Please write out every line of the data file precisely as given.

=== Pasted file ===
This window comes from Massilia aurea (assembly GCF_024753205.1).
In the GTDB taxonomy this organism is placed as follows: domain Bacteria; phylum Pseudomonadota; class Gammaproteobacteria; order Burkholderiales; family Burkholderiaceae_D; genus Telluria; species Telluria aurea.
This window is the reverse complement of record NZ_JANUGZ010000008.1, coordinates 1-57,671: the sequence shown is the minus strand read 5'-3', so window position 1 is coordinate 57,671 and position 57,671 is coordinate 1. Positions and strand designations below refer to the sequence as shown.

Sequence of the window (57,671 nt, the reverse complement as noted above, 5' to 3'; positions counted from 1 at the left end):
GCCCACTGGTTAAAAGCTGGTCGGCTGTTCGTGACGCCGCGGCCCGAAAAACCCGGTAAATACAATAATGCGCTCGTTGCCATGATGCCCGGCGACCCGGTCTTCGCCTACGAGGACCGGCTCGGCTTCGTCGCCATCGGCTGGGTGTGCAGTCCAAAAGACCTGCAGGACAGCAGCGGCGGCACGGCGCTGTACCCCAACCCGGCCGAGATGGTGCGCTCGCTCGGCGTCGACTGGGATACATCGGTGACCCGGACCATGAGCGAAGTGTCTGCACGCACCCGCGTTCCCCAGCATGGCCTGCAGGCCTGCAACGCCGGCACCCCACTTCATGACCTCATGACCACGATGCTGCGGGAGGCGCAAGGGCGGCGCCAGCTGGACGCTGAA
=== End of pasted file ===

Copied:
This window comes from Massilia aurea (assembly GCF_024753205.1).
In the GTDB taxonomy this organism is placed as follows: domain Bacteria; phylum Pseudomonadota; class Gammaproteobacteria; order Burkholderiales; family Burkholderiaceae_D; genus Telluria; species Telluria aurea.
This window is the reverse complement of record NZ_JANUGZ010000008.1, coordinates 1-57,671: the sequence shown is the minus strand read 5'-3', so window position 1 is coordinate 57,671 and position 57,671 is coordinate 1. Positions and strand designations below refer to the sequence as shown.

Sequence of the window (57,671 nt, the reverse complement as noted above, 5' to 3'; positions counted from 1 at the left end):
GCCCACTGGTTAAAAGCTGGTCGGCTGTTCGTGACGCCGCGGCCCGAAAAACCCGGTAAATACAATAATGCGCTCGTTGCCATGATGCCCGGCGACCCGGTCTTCGCCTACGAGGACCGGCTCGGCTTCGTCGCCATCGGCTGGGTGTGCAGTCCAAAAGACCTGCAGGACAGCAGCGGCGGCACGGCGCTGTACCCCAACCCGGCCGAGATGGTGCGCTCGCTCGGCGTCGACTGGGATACATCGGTGACCCGGACCATGAGCGAAGTGTCTGCACGCACCCGCGTTCCCCAGCATGGCCTGCAGGCCTGCAACGCCGGCACCCCACTTCATGACCTCATGACCACGATGCTGCGGGAGGCGCAAGGGCGGCGCCAGCTGGACGCTGAA